DEV Community

Cover image for Separate layout from content

Posted on • Updated on

Separate layout from content

Just a quick post, to share a simple styling practice I've been applying for some time now: always separate layout styling from other styling.

Suppose I want to render a layout with one large item and two smaller ones:

  | #item-name            | #edit-button | #delete-button |

The bad way

I could style the elements like this:

#container { display: flex; }
#item-name { flex: 1; /* ...other styles */ }
#edit-button { flex: .2; /* ...other styles */ }
#delete-button { flex: .2; /* ...other styles */ }

Notice how in the above snippet, layout styling is spread out between the container and the chidren. There are at least two practical maintainability issues with this:

  • If I decide to swap out one of the children for another, then I have to remember to style the new element with the same flex as the previous one, in order to maintain the layout. For example, if I delete #item-name and its styling and create a new element in its place, e.g. #item-image, then I have to remember to apply flex: 1 to #item-image.

  • If I ever want to change the layout, I potentially have to modify many different elements in different parts of the code. For example, if I want to change the layout so that all the elements have an equal width, then I may have to hunt through many lines of code, in order to find and change the flex properties of the #item-name, #edit-button and #delete-button selectors.

The basic issue is that code concerned with layout is mixed in with code concerned with individual elements. This code has poor separation of concerns. Each "module" or style declaration forces me to think about multiple concerns at once (i.e. layout and component-specific concerns), so that it's difficult to make a change without impacting multiple modules. This is an example of a violation of the Single responsibility principle, which tells us that we should design our modules so that they hide "design decisions which are likely to change" from eachother.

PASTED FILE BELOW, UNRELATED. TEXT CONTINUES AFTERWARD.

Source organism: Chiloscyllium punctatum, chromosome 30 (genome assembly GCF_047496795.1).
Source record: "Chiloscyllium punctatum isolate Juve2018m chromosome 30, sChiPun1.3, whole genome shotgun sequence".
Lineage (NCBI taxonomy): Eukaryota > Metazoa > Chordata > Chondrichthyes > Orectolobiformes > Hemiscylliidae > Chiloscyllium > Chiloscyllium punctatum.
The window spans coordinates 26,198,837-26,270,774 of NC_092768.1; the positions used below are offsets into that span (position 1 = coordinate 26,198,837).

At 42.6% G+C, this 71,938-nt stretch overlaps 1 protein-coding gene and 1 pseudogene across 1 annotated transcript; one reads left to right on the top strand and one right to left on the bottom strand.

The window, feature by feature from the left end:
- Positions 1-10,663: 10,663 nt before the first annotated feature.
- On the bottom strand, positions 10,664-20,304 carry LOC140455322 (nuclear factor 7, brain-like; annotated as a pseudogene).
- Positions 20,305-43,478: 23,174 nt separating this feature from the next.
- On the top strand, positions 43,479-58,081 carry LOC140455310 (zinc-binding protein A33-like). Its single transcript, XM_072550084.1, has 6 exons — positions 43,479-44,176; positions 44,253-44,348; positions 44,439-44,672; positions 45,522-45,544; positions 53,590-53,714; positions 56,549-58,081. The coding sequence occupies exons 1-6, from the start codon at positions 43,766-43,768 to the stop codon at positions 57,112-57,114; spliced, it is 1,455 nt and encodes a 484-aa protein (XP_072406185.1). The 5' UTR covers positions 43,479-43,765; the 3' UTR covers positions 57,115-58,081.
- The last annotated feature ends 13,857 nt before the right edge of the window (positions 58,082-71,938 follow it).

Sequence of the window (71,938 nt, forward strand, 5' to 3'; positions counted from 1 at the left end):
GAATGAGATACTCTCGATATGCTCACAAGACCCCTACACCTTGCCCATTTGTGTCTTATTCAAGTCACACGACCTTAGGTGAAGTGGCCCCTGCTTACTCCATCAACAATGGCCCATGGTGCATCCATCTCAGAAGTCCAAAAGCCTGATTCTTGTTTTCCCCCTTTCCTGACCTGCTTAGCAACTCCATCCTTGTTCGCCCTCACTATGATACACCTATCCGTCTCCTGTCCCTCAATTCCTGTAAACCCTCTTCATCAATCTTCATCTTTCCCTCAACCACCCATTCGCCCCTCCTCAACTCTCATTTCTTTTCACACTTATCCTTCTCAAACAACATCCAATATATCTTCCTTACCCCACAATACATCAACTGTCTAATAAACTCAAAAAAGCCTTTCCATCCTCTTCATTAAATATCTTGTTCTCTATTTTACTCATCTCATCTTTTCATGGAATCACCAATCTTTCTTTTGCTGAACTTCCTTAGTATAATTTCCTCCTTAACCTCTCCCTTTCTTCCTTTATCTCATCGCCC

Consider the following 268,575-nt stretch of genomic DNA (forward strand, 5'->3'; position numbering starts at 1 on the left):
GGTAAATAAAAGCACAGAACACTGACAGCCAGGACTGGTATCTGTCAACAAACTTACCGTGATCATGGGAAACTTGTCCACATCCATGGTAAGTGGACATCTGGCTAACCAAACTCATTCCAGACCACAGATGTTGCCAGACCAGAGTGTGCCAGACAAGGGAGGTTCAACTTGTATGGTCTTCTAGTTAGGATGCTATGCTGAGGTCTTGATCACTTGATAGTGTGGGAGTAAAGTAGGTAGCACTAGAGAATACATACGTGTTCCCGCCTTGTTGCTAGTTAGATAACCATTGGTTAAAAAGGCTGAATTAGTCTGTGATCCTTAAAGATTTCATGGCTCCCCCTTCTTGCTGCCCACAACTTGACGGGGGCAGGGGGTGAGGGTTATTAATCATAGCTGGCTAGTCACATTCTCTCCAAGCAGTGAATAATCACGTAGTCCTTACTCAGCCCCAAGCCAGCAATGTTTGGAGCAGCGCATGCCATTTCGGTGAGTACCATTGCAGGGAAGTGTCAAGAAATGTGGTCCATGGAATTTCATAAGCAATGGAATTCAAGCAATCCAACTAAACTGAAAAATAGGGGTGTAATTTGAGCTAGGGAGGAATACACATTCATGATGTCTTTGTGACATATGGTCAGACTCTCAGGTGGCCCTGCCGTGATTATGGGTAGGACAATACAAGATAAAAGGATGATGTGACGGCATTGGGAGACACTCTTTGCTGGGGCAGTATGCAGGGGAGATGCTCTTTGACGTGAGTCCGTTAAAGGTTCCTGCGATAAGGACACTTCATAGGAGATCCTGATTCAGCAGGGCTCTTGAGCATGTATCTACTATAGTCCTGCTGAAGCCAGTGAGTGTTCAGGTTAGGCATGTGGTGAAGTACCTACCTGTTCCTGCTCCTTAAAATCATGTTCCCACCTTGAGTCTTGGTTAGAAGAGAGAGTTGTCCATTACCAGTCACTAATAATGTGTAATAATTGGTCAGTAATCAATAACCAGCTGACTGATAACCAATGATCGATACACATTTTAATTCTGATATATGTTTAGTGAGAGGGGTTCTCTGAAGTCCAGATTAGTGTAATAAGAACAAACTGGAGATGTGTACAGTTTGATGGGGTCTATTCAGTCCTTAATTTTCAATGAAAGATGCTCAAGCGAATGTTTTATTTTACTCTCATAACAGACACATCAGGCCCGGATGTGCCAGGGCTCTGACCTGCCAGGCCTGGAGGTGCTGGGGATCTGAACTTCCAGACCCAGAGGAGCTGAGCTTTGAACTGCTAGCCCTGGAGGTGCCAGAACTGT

The better way

A better way is to keep all the layout concerns together, separate from the other concerns.

This can be done using the CSS direct-descendent child selector, to select just immediate children, and the :first-child pseudo-selector, to make just the first child fill, while the rest of the children take up 20%.

/* layout styles on container ⬇️ */

#container {
  display: flex;

  > * {
    flex: .2;

    &:first-child {
      flex: 1;

/* non-layout styles on individual elements ⬇️ */

#item-name {
  /* item-name styles */

#edit-button {
  /* edit-button styles */

#delete-button {
  /* delete-button styles */

(Note: The above code snippet assumes support for nested styling, using a pre-processor such as Less or SASS.)

Now I can re-order, swap and alter my child components, without having to remember to set their individual widths. That's all taken care of for me by the layout component. I can look at each component's style block and focus just that component's styles, without thinking about the layout.

Likewise, I can change the way the layout looks, without having to review the individual component styles. I could change the orientation to vertical, or make one child larger, or even change the whole layout to use CSS Grid Layout, all without modifying the styling of the individual children.

In the words of Bob Martin, we want to "gather together the things that change for the same reasons ... separate those things that change for different reasons".

Top comments (1)

bourhaouta profile image
Omar Bourhaouta

A great way to put logic into your styles 👍.

In my case, I carry with me a naked layout style including a small grid system (using CSS Grid for sure 🤘) that fits my needs and I separate layout from elements.

Instead of this:

.container > * { ... }
Enter fullscreen mode Exit fullscreen mode

I'll always be having this:

.container > .column { ... }
Enter fullscreen mode Exit fullscreen mode